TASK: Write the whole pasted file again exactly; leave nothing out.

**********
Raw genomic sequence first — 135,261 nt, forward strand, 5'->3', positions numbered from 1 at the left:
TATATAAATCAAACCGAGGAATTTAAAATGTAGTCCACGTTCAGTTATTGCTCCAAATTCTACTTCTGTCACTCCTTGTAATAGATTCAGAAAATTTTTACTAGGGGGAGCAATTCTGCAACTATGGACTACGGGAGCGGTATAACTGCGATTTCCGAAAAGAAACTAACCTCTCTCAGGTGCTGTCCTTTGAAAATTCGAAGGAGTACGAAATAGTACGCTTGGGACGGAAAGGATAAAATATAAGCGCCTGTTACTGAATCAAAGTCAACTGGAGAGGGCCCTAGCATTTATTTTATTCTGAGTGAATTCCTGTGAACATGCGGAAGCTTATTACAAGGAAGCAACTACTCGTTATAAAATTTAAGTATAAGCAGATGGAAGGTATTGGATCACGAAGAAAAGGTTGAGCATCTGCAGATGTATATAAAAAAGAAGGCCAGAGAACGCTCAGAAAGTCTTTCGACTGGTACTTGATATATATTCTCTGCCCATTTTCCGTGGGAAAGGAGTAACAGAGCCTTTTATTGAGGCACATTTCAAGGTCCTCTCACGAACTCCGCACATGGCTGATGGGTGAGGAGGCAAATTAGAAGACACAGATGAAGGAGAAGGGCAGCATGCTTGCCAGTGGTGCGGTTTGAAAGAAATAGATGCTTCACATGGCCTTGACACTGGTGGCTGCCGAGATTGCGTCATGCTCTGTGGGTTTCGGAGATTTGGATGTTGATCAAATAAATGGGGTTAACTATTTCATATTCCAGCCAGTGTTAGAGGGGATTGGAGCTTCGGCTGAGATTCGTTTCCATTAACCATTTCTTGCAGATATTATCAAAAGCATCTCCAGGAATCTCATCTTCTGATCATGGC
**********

Raw genomic sequence first — 135,261 nt, forward strand, 5'->3', positions numbered from 1 at the left:
TATATAAATCAAACCGAGGAATTTAAAATGTAGTCCACGTTCAGTTATTGCTCCAAATTCTACTTCTGTCACTCCTTGTAATAGATTCAGAAAATTTTTACTAGGGGGAGCAATTCTGCAACTATGGACTACGGGAGCGGTATAACTGCGATTTCCGAAAAGAAACTAACCTCTCTCAGGTGCTGTCCTTTGAAAATTCGAAGGAGTACGAAATAGTACGCTTGGGACGGAAAGGATAAAATATAAGCGCCTGTTACTGAATCAAAGTCAACTGGAGAGGGCCCTAGCATTTATTTTATTCTGAGTGAATTCCTGTGAACATGCGGAAGCTTATTACAAGGAAGCAACTACTCGTTATAAAATTTAAGTATAAGCAGATGGAAGGTATTGGATCACGAAGAAAAGGTTGAGCATCTGCAGATGTATATAAAAAAGAAGGCCAGAGAACGCTCAGAAAGTCTTTCGACTGGTACTTGATATATATTCTCTGCCCATTTTCCGTGGGAAAGGAGTAACAGAGCCTTTTATTGAGGCACATTTCAAGGTCCTCTCACGAACTCCGCACATGGCTGATGGGTGAGGAGGCAAATTAGAAGACACAGATGAAGGAGAAGGGCAGCATGCTTGCCAGTGGTGCGGTTTGAAAGAAATAGATGCTTCACATGGCCTTGACACTGGTGGCTGCCGAGATTGCGTCATGCTCTGTGGGTTTCGGAGATTTGGATGTTGATCAAATAAATGGGGTTAACTATTTCATATTCCAGCCAGTGTTAGAGGGGATTGGAGCTTCGGCTGAGATTCGTTTCCATTAACCATTTCTTGCAGATATTATCAAAAGCATCTCCAGGAATCTCATCTTCTGATCATGGC